WASHINGTON,DC – FCC Chairman Julius Genachowski joined major police department chiefs, including New York City Police Commissioner Raymond E. Kelly, Philadelphia Police Department Commissioner Charles Ramsey, Washington, D.C. Metropolitan Police Chief Cathy Lanier, Washington, D.C. Mayor Vincent Gray, wireless carriers, and Senator Chuck Schumer to announce new initiatives to combat cell phone and data theft. Genachowski commended police departments and members of Congress, in particular Senator Schumer, for calling attention to a growing epidemic of robberies targeting smartphone users. Genachowski announced an industry commitment to develop a shared, centralized database that will record unique identifiers of stolen wireless devices to prevent their reuse, thereby making it harder for thieves to resell stolen wireless devices. Legislation, sponsored by Senator Schumer, will ensure that authorities have the tools they need to crack down on efforts to evade this technological solution.
There is a growing epidemic of robberies involving smartphones and other cell phones:
- More than 40% of all robberies in New York City involve smartphones and other cell phones.
- The situation is getting worse: In Washington, D.C., cell phones were taken in 54% more robberies in 2011 than in 2007, and cell phones are now taken in 38% of all DC robberies.
- Other major cities have similar statistics, with robberies involving cell phones comprising 30-40% of all robberies.
- Robberies are, by definition, violent crimes, and there are many instances of robberies targeting cell phones resulting in serious injury or even death.
- A recent Symantec study indicates that a loss or theft of an unsecured smartphone often results in access to sensitive personal data.
Chairman Genachowski, with the support of major city police chiefs and the wireless industry, announced new initiatives by wireless carriers, initially including AT&T, T-Mobile, Verizon and Sprint who cover 90 percent of US subscribers, to deter theft and secure customer data:
- Implement a database to prevent use of stolen smartphones. Within six months, when Americans call their participating wireless provider and report their wireless devices stolen, their provider will block that device from being used again. This system will be rolling out globally using common databases across carriers over the next 18 months.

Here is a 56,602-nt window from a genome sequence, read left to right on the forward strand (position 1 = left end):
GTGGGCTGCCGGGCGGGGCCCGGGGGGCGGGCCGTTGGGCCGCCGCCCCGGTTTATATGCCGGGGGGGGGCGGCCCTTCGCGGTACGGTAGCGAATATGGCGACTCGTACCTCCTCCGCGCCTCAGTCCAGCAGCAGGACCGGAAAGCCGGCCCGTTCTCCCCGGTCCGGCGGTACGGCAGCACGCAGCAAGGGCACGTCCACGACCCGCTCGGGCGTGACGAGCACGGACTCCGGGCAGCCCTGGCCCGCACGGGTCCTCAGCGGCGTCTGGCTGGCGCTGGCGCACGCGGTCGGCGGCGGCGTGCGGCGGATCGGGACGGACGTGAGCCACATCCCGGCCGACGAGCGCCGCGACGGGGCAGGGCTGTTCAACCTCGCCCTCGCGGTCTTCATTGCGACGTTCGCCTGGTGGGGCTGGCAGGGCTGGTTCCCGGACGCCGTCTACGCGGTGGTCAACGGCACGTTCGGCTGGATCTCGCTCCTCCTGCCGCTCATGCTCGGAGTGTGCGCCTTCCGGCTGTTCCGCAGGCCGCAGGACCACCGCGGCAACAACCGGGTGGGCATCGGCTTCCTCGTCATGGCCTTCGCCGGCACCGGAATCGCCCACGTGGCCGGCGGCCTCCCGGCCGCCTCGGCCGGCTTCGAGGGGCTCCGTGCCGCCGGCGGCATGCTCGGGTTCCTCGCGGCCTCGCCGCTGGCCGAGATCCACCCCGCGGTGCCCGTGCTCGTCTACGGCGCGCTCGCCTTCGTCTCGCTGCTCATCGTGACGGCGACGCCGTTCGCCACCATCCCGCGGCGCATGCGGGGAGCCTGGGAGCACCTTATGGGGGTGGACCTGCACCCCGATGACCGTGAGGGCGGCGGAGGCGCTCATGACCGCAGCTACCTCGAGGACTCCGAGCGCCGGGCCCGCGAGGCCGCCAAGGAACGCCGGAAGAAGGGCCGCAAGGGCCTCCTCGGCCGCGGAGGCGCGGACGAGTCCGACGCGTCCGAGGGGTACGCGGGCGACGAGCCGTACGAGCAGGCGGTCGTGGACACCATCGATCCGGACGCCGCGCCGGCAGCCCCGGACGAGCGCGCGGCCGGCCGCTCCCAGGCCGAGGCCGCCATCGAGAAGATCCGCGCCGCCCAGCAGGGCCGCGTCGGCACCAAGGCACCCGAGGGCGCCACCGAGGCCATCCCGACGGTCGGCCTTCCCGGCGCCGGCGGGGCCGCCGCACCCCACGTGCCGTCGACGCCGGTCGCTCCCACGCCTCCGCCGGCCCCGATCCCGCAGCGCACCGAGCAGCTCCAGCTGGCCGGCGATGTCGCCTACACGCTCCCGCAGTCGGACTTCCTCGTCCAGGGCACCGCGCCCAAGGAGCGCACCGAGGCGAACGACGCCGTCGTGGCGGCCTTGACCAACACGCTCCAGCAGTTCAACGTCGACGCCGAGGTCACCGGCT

- Encourage users to lock their phones with passwords. Smartphone makers will notify and educate users in the most highly visible ways—through messages on the smartphone itself and through “Quick Start” user guides—about how to use passwords to deter theft and protect their data.
- Educate users on lock/locate/wipe applications. Wireless providers will directly inform their customers about how to find and use applications that enable customers to lock/locate/and wipe smartphones remotely.
- Public education campaign on how to protect your smartphone and yourself. The wireless industry will launch a campaign, with media buys, to educate consumers on how to protect their smartphones and themselves from crime.
- Progress benchmarks and ongoing dialog. The wireless industry will publish quarterly updates and submit them to the FCC on progress on these initiatives.
- The FCC will engage the public safety community and wireless carriers in an ongoing dialog, with regular, quarterly meetings, to ensure that the most effective technological processes are in place to deter smartphone theft and data exposure.
- The FCC will launch a proceeding if progress on the above deliverables falls behind schedule.
Legislation expected to criminalize tampering with unique hardware IDs on cell phones:
- Members of Congress are planning to introduce legislation that will make it a federal crime to take steps to evade the effective deployment of a stolen phone database, including by tampering with hardware identifiers on wireless devices.
- Criminalizing tampering with unique hardware identifiers has been an integral part of successful foreign deployments of stolen cell phone databases and the deterrence of cell phone theft.
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